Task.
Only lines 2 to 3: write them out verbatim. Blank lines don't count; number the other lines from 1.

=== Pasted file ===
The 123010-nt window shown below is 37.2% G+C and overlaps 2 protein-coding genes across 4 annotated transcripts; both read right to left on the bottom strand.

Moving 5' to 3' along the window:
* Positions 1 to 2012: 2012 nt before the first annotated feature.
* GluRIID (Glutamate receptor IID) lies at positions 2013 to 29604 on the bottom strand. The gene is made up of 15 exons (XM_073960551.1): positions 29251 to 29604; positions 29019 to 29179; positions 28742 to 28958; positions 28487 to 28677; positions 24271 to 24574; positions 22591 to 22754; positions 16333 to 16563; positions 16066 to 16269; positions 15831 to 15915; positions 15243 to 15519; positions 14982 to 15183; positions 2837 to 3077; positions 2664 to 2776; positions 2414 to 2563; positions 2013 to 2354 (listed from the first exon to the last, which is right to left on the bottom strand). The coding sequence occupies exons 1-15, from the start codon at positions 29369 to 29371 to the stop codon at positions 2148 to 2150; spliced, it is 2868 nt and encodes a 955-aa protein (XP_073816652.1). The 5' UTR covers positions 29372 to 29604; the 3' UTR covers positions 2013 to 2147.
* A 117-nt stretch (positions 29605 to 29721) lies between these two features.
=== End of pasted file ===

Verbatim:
Moving 5' to 3' along the window:
* Positions 1 to 2012: 2012 nt before the first annotated feature.